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Supreme Court upholds law against encouraging illegal immigration

The court rejected a challenge to the law by Helaman Hansen, who was sentenced to 20 years in prison for running a program charging as much as $10,000 for a purported pathway to citizenship.
Migrants wait in the cold at a gate in the border fence in El Paso, Texas
Migrants wait in the cold at a gate in the border fence in El Paso, Texas, on May 11. Andres Leighton / AP file

The Supreme Court on Friday endorsed a federal law that criminalizes encouraging or inducing illegal immigration, saying it does not unconstitutionally infringe on free speech rights.

The court ruled in a 7-2 vote to uphold the conviction of defendant Helaman Hansen for violating the law.

Writing for the majority, conservative Justice Amy Coney Barrett said that the provision in question "forbids only the intentional solicitation or facilitation of certain unlawful acts," not including protected speech. As such the law does not sweep so broadly that it is unconstitutional, Barrett wrote.

The justices were considering the Biden administration’s appeal of a ruling in Hansen's case that struck the law down, saying it violated free speech protections under the Constitution’s First Amendment.

Hansen from 2012 to 2016 ran a program in which he charged as much as $10,000 for a purported pathway to citizenship. He claimed that undocumented immigrants could become citizens via an adult adoption service and persuaded 471 people to participate.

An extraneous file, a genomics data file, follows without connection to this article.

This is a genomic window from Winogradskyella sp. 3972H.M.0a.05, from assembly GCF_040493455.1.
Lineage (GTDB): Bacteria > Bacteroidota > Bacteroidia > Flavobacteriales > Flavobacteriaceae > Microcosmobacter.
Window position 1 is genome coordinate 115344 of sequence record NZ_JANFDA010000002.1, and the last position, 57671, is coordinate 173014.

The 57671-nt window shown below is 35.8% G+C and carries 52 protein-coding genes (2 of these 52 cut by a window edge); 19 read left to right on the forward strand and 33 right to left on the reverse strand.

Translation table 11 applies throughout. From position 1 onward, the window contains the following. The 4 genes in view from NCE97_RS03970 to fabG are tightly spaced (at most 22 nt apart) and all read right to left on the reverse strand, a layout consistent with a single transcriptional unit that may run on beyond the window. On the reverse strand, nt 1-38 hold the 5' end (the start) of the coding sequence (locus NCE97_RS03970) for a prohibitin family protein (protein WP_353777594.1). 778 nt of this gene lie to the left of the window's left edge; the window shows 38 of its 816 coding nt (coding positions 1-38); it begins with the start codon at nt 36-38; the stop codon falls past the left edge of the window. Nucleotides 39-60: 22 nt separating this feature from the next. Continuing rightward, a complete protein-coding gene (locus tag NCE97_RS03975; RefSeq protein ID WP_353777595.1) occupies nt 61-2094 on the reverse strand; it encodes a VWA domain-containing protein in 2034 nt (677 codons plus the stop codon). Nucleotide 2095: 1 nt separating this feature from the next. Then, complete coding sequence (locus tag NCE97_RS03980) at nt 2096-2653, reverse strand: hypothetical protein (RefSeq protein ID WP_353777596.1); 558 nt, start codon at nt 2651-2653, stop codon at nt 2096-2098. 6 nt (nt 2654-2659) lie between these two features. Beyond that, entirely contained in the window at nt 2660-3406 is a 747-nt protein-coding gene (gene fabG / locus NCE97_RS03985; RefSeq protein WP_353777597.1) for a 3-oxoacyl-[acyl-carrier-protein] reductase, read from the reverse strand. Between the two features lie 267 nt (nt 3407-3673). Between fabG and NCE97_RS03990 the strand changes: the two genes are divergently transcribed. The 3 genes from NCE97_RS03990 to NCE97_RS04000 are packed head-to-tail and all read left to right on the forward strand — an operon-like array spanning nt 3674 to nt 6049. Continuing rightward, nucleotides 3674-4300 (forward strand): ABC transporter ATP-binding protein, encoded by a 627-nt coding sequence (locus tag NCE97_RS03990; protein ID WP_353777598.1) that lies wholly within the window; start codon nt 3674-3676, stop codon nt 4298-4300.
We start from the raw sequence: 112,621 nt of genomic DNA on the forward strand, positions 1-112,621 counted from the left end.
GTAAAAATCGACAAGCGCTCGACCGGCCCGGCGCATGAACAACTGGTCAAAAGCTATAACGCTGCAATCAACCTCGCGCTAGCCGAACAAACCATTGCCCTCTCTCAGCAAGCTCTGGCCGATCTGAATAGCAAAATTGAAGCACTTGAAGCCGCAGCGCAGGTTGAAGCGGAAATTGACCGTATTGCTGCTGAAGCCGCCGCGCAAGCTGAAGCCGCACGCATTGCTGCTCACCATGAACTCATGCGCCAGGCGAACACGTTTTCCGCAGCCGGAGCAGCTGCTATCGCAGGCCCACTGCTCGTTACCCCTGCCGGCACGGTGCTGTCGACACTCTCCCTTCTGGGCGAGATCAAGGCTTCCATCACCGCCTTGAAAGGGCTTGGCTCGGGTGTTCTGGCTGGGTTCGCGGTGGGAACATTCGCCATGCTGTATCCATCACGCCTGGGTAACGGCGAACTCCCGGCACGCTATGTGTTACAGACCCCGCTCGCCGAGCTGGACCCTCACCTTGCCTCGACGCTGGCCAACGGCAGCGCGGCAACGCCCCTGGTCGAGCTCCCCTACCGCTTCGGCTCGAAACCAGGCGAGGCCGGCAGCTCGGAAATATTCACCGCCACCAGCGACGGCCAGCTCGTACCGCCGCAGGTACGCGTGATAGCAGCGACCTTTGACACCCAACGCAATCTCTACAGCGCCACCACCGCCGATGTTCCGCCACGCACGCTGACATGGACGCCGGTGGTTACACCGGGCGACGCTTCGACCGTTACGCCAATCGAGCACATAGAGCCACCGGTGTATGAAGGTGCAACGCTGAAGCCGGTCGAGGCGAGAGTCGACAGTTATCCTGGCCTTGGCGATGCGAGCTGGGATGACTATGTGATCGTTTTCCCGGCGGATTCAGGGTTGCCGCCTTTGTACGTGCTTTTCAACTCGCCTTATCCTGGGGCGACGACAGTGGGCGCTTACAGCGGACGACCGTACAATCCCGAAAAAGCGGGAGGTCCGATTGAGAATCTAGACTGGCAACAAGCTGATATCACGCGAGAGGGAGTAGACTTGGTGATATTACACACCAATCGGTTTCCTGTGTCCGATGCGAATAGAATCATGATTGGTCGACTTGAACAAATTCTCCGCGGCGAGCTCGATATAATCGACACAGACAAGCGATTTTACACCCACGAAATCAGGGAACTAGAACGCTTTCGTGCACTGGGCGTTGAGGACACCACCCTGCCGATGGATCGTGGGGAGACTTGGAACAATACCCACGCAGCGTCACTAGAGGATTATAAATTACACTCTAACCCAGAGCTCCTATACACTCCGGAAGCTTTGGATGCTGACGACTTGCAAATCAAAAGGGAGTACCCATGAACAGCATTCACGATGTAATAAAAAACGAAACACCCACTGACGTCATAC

At trial in 2017 he was convicted of two counts of violating the federal law that prohibits encouraging or inducing unlawful immigration for private financial gain. He was also convicted of 12 counts of mail fraud and three counts of wire fraud, convictions that are not at issue in the Supreme Court case.

He was sentenced to 20 years in prison.

The San Francisco-based 9th U.S. Circuit Court of Appeals struck the law down in February 2022, saying its language was so broad that it could lead to someone’s being convicted merely for saying, “I encourage you to reside in the United States.”

Esha Bhandari, a lawyer at the American Civil Liberties Union, said in a statement that the court interpreted the provision narrowly, meaning that the Justice Department would have to be careful in deciding which cases to bring.

"As written by Congress, the law has left people wondering what they can safely say on the subject of immigration. Now we expect the government to respect free speech rights and only enforce the law narrowly going forward," she added.

A Justice Department spokesman declined to comment.

The Supreme Court in 2020 heard a similar case but sidestepped a ruling on the law’s constitutionality.

The ruling Friday was one of two on immigration-related themes, both of which the Biden administration won. In the other, the court revived President Joe Biden's immigration enforcement priorities.